‘Roll up, roll up, for the magical mystery tour! Step right this way!’

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URO 913E, the coach that was actually used in the Magical Mystery Tour, is seen in Susan Road Central Coach Station, Eastbourne on 1 July 1968. ALAN SNATT COLLECTION

Hot on the heels of the auction of Paul McCartney’s Wings tour bus, Alan Payling looks at the history, the route and the legacy of the Beatles’ Magical Mystery Tour

It must now be one of the most famous coach trips, not just in Liverpool or the UK, but in the known universe. I am of course talking about the Magical Mystery Tour, the film and the accompanying sound track that was made by the most famous pop group in the western world in 1967: the Beatles. Having just recently bought a copy of the Magical Mystery Tour on DVD, when I watched it for the first time in many years, my curiosity was piqued. Where did they go? Where did they stop? Why did they call it a mystery tour? What sort of coach did they use and what happened to one of the most famous PSVs in popular music and film? What is the legacy of the film and the music? So, roll up, make a reservation, that’s an invitation, as this article is waiting to take you away… and, ladies and gentleman, satisfaction is guaranteed!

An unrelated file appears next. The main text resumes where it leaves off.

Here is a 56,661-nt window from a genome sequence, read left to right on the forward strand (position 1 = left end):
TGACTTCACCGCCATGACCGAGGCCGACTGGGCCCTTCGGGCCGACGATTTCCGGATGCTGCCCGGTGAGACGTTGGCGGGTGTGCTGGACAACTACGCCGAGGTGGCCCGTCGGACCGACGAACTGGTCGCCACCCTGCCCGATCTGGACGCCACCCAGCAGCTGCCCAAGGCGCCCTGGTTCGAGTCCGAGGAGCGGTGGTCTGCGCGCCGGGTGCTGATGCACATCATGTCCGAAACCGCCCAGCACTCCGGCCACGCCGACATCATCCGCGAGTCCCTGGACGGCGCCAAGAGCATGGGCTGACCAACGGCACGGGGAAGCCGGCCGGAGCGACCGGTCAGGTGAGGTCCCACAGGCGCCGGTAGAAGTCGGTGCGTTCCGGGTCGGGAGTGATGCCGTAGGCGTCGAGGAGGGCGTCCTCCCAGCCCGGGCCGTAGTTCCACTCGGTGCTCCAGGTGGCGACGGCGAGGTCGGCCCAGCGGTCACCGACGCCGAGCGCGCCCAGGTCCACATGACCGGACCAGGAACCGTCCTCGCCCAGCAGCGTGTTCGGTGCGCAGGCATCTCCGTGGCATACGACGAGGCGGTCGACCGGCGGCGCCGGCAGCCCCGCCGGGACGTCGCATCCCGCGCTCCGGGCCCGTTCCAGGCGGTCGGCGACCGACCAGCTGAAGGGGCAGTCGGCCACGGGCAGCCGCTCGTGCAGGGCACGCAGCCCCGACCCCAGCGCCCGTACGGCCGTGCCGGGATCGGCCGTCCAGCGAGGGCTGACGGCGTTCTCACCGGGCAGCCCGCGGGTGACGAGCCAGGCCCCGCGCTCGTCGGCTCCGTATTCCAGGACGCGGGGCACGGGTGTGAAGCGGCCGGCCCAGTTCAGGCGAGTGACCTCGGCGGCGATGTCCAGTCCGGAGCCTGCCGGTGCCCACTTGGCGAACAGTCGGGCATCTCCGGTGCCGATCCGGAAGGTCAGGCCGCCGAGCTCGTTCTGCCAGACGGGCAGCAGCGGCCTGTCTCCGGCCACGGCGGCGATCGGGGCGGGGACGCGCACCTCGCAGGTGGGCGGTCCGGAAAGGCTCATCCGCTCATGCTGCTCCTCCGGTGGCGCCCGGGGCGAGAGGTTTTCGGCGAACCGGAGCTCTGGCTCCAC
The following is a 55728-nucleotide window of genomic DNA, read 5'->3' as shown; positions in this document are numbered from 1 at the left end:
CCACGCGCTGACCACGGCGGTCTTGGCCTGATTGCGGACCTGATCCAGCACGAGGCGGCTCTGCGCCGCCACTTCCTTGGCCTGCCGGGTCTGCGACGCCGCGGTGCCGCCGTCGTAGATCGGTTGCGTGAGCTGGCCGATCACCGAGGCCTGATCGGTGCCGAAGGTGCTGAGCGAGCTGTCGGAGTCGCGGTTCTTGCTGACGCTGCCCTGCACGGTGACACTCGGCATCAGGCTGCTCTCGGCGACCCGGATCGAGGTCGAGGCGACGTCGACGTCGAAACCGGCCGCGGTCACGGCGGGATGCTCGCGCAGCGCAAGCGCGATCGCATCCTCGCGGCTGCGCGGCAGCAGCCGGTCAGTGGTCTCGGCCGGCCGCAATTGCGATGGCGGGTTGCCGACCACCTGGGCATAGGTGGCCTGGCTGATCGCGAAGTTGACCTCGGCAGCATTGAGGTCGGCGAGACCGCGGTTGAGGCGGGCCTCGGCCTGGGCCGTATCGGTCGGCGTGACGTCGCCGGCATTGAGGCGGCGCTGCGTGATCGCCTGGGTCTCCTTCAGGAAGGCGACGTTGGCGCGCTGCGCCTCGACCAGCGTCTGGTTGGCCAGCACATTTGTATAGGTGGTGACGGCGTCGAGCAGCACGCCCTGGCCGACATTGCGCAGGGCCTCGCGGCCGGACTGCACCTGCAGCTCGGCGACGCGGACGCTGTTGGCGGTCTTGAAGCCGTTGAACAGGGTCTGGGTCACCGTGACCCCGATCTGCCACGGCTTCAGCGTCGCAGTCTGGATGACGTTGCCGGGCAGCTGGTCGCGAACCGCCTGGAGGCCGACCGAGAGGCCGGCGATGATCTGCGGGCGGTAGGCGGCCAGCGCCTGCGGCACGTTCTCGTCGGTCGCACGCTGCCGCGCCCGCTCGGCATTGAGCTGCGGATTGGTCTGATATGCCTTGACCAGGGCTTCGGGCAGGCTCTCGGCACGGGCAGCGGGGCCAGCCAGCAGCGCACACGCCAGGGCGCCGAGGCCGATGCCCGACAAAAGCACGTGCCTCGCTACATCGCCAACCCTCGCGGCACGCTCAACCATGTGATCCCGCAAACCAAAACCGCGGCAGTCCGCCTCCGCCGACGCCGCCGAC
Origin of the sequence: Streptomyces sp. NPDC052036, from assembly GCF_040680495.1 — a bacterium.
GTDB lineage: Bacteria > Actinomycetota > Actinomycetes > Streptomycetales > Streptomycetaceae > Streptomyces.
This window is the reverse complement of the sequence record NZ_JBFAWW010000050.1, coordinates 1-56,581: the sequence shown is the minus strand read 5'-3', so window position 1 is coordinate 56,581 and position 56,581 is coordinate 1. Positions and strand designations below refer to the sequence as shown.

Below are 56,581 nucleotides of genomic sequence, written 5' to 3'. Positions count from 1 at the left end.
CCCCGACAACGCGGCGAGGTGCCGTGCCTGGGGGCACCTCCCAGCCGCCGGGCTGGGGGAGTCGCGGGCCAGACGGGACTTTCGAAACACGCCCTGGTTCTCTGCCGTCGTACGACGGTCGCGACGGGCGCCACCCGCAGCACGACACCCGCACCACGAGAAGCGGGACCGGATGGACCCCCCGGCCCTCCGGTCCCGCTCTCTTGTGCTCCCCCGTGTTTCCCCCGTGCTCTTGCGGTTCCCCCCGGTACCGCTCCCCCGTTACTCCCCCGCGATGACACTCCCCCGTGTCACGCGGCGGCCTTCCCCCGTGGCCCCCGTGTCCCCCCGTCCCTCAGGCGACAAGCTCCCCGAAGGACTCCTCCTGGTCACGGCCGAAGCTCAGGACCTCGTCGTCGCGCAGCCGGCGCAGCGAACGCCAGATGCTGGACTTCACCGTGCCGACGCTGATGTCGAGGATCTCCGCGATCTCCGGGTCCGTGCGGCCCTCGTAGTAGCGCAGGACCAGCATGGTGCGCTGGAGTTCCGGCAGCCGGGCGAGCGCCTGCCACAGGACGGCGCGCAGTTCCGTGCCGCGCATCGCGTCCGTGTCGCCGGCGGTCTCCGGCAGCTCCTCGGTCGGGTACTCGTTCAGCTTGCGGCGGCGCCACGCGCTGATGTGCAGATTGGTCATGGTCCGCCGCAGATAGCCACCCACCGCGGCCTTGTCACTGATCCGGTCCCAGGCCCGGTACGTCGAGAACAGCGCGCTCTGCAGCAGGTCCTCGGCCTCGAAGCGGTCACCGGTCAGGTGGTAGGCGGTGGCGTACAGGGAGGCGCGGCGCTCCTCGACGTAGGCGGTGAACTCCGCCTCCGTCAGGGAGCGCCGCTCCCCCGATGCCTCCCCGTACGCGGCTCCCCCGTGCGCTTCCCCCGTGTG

When the Fab Four started work on this project in the summer of love, literally everything that they had touched until that point in time had turned to gold, if not platinum. All their records had been record breaking best sellers and the two musicals they had previously starred in – A Hard Day’s Night and Help! – had at least been comprehensible, if not classic movies, saved by their soundtracks. Their latest album, Sgt Pepper’s Lonely Hearts Club Band, released earlier that year in May, 1967, had been received and regarded with universal acclaim – and still is. Then, on 25 June 1967, the group had taken part in Our World, the first live international satellite broadcast singing the hippy anthem All You Need Is Love. At that time, they were very much on a high, in more ways than one.

Nostalgic style

The idea itself of a film about a mystery coach tour was completely in step with the nostalgia in content and style that runs through many of their records like the Mersey Tunnel through Merseyside, particularly in some of Paul McCartney’s songs. I’m thinking here of Beatles’ songs like Penny Lane, Honey Pie and Mother Nature’s Son not to mention John Lennon’s Strawberry Fields Forever. Also, one of the songs featured in the film, Your Mother Should Know, takes the listener back in time. And that’s not to mention the theme tunes if you like of Sgt Pepper’s and the Magical Mystery Tour – ‘Roll Up, Roll Up for the mystery tour, step right this way.‘ You can just imagine the touts at Pier Head coming out with that.


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